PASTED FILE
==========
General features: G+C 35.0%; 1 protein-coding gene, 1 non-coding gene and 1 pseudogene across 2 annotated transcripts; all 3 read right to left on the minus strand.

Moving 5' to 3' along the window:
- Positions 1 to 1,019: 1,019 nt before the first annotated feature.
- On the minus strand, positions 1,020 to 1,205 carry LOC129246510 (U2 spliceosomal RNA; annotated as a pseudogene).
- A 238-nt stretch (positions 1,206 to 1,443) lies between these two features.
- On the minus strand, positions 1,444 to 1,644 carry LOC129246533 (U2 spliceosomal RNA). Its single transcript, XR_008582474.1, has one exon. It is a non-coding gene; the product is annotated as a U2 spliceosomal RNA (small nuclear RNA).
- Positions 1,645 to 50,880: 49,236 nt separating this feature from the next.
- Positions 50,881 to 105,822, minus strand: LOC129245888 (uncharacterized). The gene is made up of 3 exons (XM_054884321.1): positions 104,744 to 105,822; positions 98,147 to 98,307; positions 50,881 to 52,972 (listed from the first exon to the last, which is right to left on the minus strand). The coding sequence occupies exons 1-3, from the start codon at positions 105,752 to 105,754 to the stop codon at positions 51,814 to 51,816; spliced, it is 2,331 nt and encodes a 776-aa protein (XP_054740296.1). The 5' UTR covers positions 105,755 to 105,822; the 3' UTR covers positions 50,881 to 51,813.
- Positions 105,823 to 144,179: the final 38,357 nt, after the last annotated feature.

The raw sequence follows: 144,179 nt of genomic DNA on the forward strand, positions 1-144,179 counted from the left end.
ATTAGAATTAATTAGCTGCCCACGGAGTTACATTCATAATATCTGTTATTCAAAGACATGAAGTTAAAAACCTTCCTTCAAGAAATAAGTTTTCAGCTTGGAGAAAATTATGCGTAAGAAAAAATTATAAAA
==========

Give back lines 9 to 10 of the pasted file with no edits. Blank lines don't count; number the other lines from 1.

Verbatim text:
- Positions 105,823 to 144,179: the final 38,357 nt, after the last annotated feature.

The raw sequence follows: 144,179 nt of genomic DNA on the forward strand, positions 1-144,179 counted from the left end.